## L

3.5.3 Frequency Comparison for Lumped-Mass, Dynamic-Stiffness, and Consistent-Mass Models

In general, the computation efforts associated with response analysis for the lumped-mass, consistent-mass, and dynamic-stiffness models are reduced in the order of the individual models for a given problem, and the solution accuracy, however, may also be reduced, respectively. The accuracy sensitivity is illustrated by frequency comparison of a rigid frame shown in Figure 3.29a using these mathematical models: (A) the lumped-mass method, (B) the consistent-mass method, and (C) the dynamic-stiffness method (based on Bernoulli-Euler theory). For ''A'' and ''B'' the structural members are divided into three, six, and nine elements, respectively, and the masses of''A'' are lumped at the center of the divided segments. Dynamic-stiffness, lumped-mass, and consistent-mass models are shown in Figure 3.29b,c, and d, respectively. Assume that all members are identical with m = 0.04837 kgs2/m2, I = 0.00286 cm , E = 20684.27 kN/cm2, and L = 0.2413 m.

Eigenvalues of the first three modes are shown in Table 3.3 for comparison with the accurate solution by the dynamic stiffness method. Observation of the solutions reveals that the lumped-mass method needs six elements for the first two modes and nine for the third mode, while the consistent-mass method needs three elements for the first mode and six for the second and third modes. The lumped-mass model can give eigenvalues higher or lower than the dynamic stiffness's solution depending on how much mass is lumped at each node of the structure. The consistent-mass model always gives frequencies higher than the dynamic stiffness.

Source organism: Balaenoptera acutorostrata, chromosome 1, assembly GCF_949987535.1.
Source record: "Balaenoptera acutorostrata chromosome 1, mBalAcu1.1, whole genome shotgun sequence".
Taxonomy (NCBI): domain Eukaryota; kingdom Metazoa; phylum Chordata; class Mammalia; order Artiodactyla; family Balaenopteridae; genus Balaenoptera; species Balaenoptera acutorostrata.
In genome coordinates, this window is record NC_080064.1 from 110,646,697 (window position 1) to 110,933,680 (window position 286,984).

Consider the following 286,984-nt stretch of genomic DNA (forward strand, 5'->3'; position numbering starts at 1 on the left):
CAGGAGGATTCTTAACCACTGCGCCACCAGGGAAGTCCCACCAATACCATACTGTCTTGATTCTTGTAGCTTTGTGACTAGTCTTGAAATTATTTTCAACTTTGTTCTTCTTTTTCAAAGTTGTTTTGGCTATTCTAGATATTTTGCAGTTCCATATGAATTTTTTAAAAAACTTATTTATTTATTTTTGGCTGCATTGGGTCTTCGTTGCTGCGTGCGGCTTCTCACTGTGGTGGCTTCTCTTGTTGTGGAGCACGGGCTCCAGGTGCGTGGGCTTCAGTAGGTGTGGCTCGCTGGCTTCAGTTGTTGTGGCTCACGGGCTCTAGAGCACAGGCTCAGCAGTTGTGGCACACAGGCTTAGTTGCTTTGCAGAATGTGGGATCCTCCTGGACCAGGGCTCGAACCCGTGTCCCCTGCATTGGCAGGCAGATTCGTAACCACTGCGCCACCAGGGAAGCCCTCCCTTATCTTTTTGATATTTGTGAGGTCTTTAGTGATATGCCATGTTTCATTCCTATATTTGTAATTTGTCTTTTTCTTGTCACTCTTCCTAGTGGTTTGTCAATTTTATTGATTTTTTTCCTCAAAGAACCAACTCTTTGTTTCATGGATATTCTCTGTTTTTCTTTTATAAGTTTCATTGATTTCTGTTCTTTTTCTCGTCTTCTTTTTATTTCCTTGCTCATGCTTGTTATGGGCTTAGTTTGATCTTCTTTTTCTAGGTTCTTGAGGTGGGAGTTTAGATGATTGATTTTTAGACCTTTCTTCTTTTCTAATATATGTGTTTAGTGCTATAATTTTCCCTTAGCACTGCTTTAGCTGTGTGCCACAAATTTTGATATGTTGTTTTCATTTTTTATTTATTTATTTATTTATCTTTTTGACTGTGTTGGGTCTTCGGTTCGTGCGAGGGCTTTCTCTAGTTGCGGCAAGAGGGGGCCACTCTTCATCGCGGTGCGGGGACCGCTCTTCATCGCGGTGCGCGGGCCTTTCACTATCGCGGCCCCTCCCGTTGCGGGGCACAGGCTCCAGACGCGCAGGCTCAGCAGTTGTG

The consistent-mass model does not yield accurate solutions for higher modes because the shape functions, which are based on four generalized coordinates (see Equation 3.87) in deriving the mass and stiffness coefficients of a typical member, cannot be flexible enough to represent the deformed shape of

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